If you live in Melbourne, you might have passed a billboard with artist Georgia Banks holding a single red rose, an excitedly nervous facial expression, set against a pastel pink sunset with a palm trees and a sandy beach. To her left reads, “Georgia Banks in Remains To Be Seen.” She looks every bit The Bachelor contestant. And while this billboard is advertising a competition, this one isn’t about love: it’s about death. Banks is offering one lucky winner complete control over her funeral and remains.
Based on previous works looking at the absurdity of application processes for appearing on reality television, Banks was curious about the desire to be on these shows, despite their known immorality. “It’s just a really effective way to not be forgotten and not to die,” says Banks. She explains how now with social media, one doesn’t die a social death anymore: all you need is a Facebook profile to be alive forever.
From here Banks “came up with this concept to turn my death into a way to avoid dying,” and has created an online application process for one person to control the method of her body’s disposal, the obituary, and every detail of her funeral and final resting place. “Applications will be open for the rest of my life, and the winner will be announced the day I die,” she confirms. The only stipulation is that Banks can use the applications, which are based on reality television applications, as creative material.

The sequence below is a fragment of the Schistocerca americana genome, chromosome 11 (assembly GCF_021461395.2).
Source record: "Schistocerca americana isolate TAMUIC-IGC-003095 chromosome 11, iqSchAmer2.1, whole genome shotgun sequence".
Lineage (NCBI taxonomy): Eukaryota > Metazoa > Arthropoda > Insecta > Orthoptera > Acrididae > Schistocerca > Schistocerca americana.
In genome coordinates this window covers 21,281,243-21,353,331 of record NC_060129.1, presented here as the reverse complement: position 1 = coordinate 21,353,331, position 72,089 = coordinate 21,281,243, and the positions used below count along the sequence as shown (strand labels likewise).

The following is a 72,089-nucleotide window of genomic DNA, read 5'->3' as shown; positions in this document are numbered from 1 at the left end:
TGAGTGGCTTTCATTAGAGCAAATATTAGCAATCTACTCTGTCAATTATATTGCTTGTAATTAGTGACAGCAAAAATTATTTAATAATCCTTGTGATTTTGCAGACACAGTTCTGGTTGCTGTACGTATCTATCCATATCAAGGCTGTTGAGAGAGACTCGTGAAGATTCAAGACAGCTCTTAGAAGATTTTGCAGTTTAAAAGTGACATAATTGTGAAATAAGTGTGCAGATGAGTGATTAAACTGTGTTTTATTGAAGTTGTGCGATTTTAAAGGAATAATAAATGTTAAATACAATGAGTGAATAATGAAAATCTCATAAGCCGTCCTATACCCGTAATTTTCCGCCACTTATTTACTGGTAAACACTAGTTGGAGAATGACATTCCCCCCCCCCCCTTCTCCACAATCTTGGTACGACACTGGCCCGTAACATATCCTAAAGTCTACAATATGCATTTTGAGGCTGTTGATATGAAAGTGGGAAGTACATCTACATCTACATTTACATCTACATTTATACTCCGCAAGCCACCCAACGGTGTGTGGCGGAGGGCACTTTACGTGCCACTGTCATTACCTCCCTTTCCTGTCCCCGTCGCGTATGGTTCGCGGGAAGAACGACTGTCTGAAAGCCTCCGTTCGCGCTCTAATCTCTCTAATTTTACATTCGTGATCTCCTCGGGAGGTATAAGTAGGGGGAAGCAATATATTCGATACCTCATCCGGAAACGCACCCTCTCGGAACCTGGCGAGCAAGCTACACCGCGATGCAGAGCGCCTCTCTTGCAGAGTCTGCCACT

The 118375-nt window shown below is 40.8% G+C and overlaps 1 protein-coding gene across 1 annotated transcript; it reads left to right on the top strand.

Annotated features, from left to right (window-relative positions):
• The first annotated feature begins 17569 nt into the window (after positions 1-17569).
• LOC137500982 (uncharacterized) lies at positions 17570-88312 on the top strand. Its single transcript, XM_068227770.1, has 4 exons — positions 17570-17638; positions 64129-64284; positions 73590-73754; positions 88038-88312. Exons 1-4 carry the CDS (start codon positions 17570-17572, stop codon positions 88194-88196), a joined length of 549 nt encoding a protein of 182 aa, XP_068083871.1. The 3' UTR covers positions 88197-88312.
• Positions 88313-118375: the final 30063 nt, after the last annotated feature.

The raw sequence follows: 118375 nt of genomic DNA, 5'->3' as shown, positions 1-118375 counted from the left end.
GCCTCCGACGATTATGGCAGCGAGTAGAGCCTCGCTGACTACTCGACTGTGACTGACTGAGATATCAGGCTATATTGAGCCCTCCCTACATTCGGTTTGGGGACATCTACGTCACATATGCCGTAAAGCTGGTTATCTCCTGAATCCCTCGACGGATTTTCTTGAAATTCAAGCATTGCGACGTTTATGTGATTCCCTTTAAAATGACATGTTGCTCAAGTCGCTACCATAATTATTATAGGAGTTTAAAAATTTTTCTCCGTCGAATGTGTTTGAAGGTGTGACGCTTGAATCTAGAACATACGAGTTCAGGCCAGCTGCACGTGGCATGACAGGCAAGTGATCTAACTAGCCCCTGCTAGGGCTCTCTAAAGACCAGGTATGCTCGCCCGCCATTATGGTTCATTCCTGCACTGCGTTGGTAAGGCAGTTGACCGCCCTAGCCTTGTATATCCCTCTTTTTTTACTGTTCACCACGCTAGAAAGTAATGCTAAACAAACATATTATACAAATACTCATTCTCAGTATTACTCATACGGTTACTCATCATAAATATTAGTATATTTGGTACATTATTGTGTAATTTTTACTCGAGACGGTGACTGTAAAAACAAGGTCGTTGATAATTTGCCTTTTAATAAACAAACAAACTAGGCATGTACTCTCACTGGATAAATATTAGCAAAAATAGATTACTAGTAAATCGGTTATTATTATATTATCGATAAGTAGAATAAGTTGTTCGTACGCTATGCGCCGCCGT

By turning her death into art, Banks agrees she’s “spectacularising death to such a degree that it’s not even about dying anymore.” Then what is it about? “Not dying.” She laughs. “It’s about the lengths we go to to become public property, and what we’re willing to do to be public and have proximity to being known.”
This article was originally published in the May/June 2021 issue of Art Guide Australia.